Martha Hall Kelly’s debut novel Lilac Girls is a powerful and beautifully written exploration of how women in particular were impacted by the atrocities committed by the Nazis during WWII. The primary setting of the novel is the Nazi concentration camp Ravensbruck and its primary focus, the women — primarily Polish political prisoners — who were detained there, with special attention paid to those known as the “Ravensbruck Rabbits”, a group of prisoners who were experimented on against their will by Nazi doctors.

One of the most compelling qualities of Lilac Girls is its brilliant portrayal of the strength and courage of the Ravensbruck prisoners. Up against inhumane treatment and almost certain death, they demonstrated such resilience, determination, and even at times, defiance, that it just blew me away. I found the sisterhood they created for themselves within the camp very moving as well – the way they worked so hard to keep hope alive, no matter how hard the Nazis tried to dehumanize them and strip that hope away.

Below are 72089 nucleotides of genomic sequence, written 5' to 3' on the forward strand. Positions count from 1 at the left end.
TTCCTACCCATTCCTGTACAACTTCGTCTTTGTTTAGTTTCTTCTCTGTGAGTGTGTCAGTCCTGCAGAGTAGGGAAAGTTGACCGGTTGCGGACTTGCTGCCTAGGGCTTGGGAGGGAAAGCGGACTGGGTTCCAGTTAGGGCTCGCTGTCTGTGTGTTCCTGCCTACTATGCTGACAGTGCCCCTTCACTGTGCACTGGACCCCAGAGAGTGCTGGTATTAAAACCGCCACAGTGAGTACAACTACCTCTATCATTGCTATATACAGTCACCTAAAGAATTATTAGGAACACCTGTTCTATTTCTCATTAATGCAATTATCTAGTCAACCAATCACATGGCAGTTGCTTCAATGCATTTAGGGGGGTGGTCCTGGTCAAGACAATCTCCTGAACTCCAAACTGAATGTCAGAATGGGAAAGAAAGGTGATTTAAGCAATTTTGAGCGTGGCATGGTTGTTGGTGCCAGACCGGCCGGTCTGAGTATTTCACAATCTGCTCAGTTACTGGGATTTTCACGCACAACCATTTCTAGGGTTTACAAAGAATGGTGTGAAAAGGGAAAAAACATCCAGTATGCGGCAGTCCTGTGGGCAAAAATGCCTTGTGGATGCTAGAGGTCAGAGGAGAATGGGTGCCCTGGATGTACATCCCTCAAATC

The strength that the women imprisoned at Ravensbruck displayed, especially considering what they were up against, just blew me away, as did Caroline Ferriday’s efforts to fight for those who had been forgotten once the war was over. Caroline, who had already devoted much of her time to fighting for French children who had been orphaned by the war, made it her mission to get the “Ravensbruck Rabbits” both the medical attention that they desperately needed after being experimented on by the Nazis, as well as the justice they deserved. As many tears of sadness and outrage as I cried watching those women suffer at the hands of the Nazis, I have to say I shed an equal number of tears of joy at what Caroline is able to make happen for them. Her determination to make sure they aren’t forgotten was so inspirational.